The 10 Laws of Guitar Mastery

The 10 Laws of Guitar MasteryAre you a guitar player? Do you have the desire to improve and become a better guitarist than you already are?

Observe these laws, and you will master your instrument.

  1. Practice all the time. Some of the best guitar players known to man had a compulsion to practice all the time, everywhere they went. You should take measures to avoid injury from overplaying, but also you never know when inspiration could hit. Make sure to prioritize practice time above fun time.
  2. Jam frequently, especially with musicians that are better than you. It has often been said that birds of a feather flock together. Where you find one accomplished musician, you are likely to find others. Get around the people that challenge you and push you to be better.
  3. Don’t accept shortcuts. There are no shortcuts. Play slowly, play accurately, and practice with a metronome. Be precise with your movements, and practice everything at a more-than comfortable tempo, even if you know you can play faster. Focus and accuracy will lead to better results; prioritize them.
  4. Ask for feedback, especially from qualified professionals. It’s one thing to ask your friends or family how you are doing. Certainly they will notice when your playing goes from “that wretched cacophony” to “it’s actually starting to sound like music.” Besides that, unless they are musicians themselves, they may not be of much help. Seek out advice from the pros, and take action on their instruction.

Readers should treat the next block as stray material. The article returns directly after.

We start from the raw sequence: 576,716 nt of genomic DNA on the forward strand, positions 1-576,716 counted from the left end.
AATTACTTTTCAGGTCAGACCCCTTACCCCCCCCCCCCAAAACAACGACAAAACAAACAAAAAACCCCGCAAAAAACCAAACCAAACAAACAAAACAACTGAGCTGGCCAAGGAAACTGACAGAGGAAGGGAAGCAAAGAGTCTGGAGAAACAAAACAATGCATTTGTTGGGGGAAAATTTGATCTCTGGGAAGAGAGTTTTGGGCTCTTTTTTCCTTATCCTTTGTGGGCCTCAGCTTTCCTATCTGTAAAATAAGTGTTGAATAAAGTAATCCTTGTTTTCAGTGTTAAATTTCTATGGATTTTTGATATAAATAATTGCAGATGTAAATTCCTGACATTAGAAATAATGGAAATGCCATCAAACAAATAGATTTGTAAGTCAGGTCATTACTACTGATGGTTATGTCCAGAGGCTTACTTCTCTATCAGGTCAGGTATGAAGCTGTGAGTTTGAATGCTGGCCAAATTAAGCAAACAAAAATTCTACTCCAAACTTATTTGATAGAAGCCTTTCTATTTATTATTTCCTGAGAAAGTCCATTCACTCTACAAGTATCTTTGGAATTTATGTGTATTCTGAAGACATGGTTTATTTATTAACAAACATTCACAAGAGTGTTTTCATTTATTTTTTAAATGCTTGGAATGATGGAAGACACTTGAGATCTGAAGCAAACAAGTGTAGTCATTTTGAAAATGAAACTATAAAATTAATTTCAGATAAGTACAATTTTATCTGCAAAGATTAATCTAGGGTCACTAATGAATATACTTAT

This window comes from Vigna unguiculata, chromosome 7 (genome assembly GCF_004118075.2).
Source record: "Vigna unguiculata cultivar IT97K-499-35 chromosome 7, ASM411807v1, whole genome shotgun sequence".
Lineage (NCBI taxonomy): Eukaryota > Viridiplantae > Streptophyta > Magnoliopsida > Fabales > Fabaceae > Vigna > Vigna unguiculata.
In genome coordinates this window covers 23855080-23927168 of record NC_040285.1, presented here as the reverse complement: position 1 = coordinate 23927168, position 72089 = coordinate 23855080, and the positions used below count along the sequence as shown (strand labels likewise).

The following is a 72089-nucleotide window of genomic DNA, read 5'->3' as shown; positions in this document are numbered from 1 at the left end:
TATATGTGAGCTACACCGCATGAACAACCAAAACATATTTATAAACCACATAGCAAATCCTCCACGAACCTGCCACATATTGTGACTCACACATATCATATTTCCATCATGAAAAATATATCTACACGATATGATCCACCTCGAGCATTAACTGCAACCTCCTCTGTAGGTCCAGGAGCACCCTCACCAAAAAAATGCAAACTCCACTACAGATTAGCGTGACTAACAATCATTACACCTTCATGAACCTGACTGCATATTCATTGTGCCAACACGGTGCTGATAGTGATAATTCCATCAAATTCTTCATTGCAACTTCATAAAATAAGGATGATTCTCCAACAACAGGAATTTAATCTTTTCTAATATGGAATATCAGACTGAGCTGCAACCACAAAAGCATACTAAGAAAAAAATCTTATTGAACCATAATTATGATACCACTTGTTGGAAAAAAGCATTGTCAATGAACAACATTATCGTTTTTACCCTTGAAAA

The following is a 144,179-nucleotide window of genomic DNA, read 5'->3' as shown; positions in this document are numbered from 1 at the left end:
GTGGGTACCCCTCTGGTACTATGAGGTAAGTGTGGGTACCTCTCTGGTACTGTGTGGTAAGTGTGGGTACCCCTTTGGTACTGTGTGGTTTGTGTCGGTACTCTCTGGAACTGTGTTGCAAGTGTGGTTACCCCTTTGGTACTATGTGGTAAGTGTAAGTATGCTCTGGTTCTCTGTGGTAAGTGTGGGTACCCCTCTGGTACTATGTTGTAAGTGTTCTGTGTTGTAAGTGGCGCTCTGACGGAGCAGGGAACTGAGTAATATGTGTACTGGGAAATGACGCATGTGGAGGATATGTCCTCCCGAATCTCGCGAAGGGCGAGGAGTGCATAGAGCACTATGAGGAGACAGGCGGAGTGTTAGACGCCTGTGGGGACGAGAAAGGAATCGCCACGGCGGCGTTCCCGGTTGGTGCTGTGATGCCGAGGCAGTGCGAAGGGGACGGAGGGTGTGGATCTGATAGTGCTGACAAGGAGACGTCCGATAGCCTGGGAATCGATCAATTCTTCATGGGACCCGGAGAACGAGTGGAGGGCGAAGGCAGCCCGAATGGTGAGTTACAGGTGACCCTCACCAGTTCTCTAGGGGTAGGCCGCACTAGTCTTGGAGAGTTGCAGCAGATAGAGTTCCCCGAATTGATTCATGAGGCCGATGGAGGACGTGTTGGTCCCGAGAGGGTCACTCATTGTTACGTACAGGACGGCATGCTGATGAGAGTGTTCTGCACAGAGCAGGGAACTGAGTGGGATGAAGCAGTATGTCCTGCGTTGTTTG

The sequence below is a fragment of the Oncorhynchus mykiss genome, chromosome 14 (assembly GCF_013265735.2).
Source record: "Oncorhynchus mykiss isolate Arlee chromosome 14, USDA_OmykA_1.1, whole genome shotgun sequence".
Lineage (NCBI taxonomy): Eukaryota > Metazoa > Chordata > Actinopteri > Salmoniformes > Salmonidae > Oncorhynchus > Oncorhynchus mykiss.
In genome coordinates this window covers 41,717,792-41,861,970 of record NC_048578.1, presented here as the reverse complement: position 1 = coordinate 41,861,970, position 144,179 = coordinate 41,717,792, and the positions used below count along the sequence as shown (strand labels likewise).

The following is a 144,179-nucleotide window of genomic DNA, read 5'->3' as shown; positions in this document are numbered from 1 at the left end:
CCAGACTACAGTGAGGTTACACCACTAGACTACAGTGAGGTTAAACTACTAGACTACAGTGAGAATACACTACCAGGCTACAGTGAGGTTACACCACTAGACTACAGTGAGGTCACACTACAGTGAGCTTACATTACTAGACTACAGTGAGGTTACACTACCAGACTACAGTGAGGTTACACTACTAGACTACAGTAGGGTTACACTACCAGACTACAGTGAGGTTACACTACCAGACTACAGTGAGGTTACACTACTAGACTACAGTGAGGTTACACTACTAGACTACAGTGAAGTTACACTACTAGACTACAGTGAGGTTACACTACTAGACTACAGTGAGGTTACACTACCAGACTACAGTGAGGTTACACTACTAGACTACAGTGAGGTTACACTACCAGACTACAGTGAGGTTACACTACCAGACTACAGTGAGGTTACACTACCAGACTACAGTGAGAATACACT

5. Listen to music, especially guitarists and bands you enjoy. Don’t expect all of your development to come from playing. Moreover, even if you can read tablature and sheet music, it’s still a good idea to work on your ear. A skilled musician without an ear does not sound musical.
  6. Observe other guitarists while they are playing. There are scientific studies showing that guitarists learn the guitar intuitively. In fact, they are often better at learning by observing than they are at studying a sheet of music. From concerts to DVDs to YouTube, there are a variety of ways to study your favorite players.
  7. Learn to read and transcribe music. Guitarists aren’t generally known for their ability to read music. That does not mean that they shouldn’t learn. If you can read, transpose and even transcribe music, a variety of new opportunities could open up to you. Not only that, but you can also compose and write parts for other musicians.
  8. Learn as many chords as you can. Learn inversions and alternate ways of playing the same chords. Learn how chords go together, what notes are used in each, and how they sound.
  9. Memorize the neck. If you want to be musically free, you need to know the neck of the guitar, up and down. Get to the point where you can visualize all of the notes on the neck in every position.
  10. Learn scales and how to apply them. Everything you learn can be applied to some other facet of your playing. If you can’t apply something, there’s no point in learning it. Figure out how every new concept you learn connects to another.